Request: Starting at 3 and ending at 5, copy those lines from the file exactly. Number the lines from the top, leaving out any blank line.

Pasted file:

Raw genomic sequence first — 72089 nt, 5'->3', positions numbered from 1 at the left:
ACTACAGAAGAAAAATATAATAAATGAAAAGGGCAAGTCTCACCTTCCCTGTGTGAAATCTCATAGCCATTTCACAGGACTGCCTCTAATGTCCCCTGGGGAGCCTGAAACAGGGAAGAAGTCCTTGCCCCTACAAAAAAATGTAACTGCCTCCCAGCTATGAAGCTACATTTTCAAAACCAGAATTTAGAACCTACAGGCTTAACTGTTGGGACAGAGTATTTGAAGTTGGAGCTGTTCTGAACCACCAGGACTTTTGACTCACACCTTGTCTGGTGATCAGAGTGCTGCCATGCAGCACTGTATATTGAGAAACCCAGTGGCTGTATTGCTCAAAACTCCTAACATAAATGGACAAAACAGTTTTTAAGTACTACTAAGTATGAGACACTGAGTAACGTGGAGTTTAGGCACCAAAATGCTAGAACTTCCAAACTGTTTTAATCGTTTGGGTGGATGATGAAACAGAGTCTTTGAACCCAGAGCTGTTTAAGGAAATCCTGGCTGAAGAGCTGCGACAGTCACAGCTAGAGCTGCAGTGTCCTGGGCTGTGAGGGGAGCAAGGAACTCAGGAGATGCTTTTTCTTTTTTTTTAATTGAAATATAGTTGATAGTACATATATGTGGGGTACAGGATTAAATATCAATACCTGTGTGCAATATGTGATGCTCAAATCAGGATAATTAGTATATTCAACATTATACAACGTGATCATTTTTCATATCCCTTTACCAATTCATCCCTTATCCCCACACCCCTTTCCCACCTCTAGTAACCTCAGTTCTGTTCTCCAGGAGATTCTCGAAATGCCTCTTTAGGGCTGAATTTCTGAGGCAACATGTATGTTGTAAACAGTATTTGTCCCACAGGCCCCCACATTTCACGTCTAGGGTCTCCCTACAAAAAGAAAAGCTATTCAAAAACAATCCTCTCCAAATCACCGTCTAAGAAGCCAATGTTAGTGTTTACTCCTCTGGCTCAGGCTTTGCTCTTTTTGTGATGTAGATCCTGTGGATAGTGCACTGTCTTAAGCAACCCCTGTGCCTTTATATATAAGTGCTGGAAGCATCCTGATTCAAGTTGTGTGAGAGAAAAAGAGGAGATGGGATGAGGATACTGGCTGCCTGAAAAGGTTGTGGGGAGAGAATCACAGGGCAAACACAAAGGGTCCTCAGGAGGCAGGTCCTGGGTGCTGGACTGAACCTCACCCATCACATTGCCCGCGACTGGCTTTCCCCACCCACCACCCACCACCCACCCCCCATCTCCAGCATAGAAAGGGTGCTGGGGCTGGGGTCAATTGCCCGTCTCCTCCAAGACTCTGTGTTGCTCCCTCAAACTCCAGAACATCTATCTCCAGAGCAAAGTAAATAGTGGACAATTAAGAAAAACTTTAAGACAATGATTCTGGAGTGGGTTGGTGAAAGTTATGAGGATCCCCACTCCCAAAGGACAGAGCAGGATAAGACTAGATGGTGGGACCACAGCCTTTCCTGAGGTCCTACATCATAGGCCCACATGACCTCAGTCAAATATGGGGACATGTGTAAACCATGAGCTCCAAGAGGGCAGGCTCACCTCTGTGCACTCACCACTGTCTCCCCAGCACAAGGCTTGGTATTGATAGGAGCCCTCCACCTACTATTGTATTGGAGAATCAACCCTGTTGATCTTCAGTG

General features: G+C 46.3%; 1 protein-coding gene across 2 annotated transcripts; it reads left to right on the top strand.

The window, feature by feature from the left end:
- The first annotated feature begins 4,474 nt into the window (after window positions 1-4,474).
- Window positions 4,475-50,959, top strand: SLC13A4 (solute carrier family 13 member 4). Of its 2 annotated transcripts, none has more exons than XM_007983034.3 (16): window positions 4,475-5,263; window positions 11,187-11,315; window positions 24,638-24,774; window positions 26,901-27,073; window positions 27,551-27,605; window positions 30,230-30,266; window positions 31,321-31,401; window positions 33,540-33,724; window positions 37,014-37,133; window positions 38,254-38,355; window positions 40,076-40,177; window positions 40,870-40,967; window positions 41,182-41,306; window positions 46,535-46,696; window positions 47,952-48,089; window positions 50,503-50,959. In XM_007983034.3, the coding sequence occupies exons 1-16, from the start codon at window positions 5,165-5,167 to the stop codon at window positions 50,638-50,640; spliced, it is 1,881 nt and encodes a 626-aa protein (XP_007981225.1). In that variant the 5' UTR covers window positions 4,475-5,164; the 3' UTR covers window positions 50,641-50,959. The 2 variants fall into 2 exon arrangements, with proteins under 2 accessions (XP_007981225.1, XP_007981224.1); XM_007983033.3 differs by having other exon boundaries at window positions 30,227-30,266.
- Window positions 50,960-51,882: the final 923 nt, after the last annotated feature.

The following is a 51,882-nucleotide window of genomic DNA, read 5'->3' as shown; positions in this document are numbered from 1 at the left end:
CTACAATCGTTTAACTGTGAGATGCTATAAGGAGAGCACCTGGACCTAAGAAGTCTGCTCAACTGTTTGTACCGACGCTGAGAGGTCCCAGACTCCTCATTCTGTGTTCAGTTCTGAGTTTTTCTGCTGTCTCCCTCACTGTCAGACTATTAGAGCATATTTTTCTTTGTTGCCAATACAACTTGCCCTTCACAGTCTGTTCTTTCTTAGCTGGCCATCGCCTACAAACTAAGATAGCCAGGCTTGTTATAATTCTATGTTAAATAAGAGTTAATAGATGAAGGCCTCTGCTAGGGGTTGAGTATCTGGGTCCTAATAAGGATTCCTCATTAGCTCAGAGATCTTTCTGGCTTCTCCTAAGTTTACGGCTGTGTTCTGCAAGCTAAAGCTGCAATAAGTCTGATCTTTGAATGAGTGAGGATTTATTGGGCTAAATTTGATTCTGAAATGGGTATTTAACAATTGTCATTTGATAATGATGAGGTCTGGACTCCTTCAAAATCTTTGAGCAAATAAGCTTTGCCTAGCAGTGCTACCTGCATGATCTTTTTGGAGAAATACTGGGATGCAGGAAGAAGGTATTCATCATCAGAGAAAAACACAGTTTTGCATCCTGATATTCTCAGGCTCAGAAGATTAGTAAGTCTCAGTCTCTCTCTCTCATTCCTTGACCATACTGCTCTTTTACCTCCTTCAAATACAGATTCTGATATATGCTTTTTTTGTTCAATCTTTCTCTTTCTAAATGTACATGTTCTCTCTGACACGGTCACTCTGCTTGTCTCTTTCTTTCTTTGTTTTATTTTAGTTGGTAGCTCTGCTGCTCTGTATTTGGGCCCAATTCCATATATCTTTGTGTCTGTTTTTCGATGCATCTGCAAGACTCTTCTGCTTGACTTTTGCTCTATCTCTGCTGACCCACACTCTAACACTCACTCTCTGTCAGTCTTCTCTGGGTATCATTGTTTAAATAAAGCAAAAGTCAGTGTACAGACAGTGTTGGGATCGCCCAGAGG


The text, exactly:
General features: G+C 46.3%; 1 protein-coding gene across 2 annotated transcripts; it reads left to right on the top strand.

The window, feature by feature from the left end:
- The first annotated feature begins 4,474 nt into the window (after window positions 1-4,474).